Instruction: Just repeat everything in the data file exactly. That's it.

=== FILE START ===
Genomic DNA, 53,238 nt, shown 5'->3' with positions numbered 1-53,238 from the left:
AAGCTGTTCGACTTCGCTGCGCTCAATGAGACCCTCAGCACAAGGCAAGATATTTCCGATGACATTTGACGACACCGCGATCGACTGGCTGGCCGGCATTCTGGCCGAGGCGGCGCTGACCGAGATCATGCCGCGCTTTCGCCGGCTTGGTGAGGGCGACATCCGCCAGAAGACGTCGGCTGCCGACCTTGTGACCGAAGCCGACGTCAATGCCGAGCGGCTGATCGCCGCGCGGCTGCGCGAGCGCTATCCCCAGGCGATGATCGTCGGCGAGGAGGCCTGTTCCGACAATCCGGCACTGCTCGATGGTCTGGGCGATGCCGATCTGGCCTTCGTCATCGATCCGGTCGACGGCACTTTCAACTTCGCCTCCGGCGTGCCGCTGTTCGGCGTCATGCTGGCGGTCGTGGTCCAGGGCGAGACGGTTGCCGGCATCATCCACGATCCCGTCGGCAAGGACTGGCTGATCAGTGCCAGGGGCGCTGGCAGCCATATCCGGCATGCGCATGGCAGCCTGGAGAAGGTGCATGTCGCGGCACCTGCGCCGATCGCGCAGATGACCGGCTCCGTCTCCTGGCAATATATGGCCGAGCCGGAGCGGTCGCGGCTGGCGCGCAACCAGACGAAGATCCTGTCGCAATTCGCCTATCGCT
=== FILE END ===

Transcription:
Genomic DNA, 53,238 nt, shown 5'->3' with positions numbered 1-53,238 from the left:
AAGCTGTTCGACTTCGCTGCGCTCAATGAGACCCTCAGCACAAGGCAAGATATTTCCGATGACATTTGACGACACCGCGATCGACTGGCTGGCCGGCATTCTGGCCGAGGCGGCGCTGACCGAGATCATGCCGCGCTTTCGCCGGCTTGGTGAGGGCGACATCCGCCAGAAGACGTCGGCTGCCGACCTTGTGACCGAAGCCGACGTCAATGCCGAGCGGCTGATCGCCGCGCGGCTGCGCGAGCGCTATCCCCAGGCGATGATCGTCGGCGAGGAGGCCTGTTCCGACAATCCGGCACTGCTCGATGGTCTGGGCGATGCCGATCTGGCCTTCGTCATCGATCCGGTCGACGGCACTTTCAACTTCGCCTCCGGCGTGCCGCTGTTCGGCGTCATGCTGGCGGTCGTGGTCCAGGGCGAGACGGTTGCCGGCATCATCCACGATCCCGTCGGCAAGGACTGGCTGATCAGTGCCAGGGGCGCTGGCAGCCATATCCGGCATGCGCATGGCAGCCTGGAGAAGGTGCATGTCGCGGCACCTGCGCCGATCGCGCAGATGACCGGCTCCGTCTCCTGGCAATATATGGCCGAGCCGGAGCGGTCGCGGCTGGCGCGCAACCAGACGAAGATCCTGTCGCAATTCGCCTATCGCT